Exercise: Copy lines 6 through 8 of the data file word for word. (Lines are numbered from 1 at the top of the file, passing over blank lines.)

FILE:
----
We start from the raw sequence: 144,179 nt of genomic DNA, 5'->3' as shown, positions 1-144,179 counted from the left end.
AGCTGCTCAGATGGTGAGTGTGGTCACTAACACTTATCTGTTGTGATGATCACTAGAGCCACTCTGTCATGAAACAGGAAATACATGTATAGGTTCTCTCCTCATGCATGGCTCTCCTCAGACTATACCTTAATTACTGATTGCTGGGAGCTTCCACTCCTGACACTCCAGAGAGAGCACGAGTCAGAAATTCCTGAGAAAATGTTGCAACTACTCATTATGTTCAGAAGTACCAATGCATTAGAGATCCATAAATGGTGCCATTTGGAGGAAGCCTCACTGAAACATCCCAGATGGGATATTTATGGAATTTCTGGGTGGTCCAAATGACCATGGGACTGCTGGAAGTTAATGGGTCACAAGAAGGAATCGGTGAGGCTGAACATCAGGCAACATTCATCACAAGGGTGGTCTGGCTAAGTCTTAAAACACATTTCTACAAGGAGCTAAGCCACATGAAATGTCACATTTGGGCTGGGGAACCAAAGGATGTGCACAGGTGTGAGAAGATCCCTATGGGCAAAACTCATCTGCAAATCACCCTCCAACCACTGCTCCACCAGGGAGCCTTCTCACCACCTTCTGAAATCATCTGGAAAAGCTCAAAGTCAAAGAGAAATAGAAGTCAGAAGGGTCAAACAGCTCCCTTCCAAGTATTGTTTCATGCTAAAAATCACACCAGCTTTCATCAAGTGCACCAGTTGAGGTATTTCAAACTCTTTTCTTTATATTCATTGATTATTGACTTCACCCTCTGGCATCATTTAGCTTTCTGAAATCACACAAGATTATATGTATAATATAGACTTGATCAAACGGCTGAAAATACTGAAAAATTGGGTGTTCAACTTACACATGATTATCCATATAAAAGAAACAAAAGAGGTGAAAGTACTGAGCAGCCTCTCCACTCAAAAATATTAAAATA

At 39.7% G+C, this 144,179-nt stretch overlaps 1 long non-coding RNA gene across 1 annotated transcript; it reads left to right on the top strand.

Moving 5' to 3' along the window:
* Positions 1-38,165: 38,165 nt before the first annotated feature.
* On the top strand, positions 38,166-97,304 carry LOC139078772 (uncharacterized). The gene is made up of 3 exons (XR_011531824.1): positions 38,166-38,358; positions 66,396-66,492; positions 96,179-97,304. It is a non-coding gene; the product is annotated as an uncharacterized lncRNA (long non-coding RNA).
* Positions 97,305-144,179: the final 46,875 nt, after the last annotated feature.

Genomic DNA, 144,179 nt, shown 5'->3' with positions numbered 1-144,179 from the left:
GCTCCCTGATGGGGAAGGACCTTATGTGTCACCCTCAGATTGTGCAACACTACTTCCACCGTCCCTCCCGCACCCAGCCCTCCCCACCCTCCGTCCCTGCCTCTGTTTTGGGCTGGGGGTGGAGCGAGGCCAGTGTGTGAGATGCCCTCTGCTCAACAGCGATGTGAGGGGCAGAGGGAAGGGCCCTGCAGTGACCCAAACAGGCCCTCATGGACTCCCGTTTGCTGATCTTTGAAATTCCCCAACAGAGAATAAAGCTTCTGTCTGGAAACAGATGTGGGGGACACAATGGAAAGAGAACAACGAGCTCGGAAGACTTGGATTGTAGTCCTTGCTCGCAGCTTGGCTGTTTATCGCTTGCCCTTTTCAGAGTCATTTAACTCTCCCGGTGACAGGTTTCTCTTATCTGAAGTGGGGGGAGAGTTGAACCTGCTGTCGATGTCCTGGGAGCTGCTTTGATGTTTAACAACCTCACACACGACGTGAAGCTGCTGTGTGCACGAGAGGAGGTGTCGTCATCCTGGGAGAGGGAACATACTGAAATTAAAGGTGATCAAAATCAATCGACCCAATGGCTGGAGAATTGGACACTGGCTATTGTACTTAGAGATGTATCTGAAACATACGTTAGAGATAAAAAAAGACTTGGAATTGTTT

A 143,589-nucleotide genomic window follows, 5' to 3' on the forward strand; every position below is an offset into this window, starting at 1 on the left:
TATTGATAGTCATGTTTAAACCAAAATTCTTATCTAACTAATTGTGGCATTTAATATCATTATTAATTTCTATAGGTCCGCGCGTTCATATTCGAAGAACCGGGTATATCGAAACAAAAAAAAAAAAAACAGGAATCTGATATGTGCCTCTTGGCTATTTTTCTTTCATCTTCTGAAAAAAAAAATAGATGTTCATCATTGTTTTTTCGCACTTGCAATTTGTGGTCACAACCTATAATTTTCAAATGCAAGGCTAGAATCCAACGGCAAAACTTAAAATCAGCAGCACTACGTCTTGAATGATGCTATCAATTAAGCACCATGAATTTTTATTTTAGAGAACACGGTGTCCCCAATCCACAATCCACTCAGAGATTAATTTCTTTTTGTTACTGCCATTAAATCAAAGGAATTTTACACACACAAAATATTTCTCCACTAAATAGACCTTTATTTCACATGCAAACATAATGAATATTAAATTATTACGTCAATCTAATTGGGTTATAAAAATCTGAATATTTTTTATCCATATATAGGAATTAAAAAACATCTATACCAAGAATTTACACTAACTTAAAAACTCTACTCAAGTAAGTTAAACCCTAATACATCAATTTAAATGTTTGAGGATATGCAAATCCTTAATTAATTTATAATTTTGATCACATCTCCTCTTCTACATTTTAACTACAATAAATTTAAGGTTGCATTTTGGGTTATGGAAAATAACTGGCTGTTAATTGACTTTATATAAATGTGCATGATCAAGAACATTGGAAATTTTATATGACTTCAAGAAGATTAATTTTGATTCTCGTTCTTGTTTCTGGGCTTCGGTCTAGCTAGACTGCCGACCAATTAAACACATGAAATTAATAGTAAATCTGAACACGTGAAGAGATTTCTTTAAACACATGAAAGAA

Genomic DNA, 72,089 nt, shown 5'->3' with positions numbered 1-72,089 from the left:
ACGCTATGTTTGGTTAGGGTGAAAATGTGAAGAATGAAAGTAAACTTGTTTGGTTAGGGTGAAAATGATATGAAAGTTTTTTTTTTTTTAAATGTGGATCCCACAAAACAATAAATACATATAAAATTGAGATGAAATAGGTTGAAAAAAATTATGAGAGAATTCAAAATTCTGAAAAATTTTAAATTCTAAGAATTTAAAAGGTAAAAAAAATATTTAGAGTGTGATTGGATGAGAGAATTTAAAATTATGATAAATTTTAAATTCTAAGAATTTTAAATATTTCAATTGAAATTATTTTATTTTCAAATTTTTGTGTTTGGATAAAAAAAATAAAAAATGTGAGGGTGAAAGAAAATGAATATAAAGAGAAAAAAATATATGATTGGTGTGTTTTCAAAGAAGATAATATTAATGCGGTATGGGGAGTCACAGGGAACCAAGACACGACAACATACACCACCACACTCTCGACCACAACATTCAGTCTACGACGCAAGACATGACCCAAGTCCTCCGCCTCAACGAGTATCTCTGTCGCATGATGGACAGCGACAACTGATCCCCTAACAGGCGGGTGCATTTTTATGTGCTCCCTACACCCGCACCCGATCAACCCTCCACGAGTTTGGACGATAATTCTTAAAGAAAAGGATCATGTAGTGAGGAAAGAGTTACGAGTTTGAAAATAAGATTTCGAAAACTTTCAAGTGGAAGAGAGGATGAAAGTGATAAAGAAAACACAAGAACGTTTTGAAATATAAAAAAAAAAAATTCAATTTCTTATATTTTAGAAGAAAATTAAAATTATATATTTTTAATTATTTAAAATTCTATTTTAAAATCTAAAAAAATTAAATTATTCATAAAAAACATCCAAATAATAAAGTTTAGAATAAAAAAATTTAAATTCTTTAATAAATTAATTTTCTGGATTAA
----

* On the top strand, positions 38,166-97,304 carry LOC139078772 (uncharacterized). The gene is made up of 3 exons (XR_011531824.1): positions 38,166-38,358; positions 66,396-66,492; positions 96,179-97,304. It is a non-coding gene; the product is annotated as an uncharacterized lncRNA (long non-coding RNA).
* Positions 97,305-144,179: the final 46,875 nt, after the last annotated feature.

Genomic DNA, 144,179 nt, shown 5'->3' with positions numbered 1-144,179 from the left: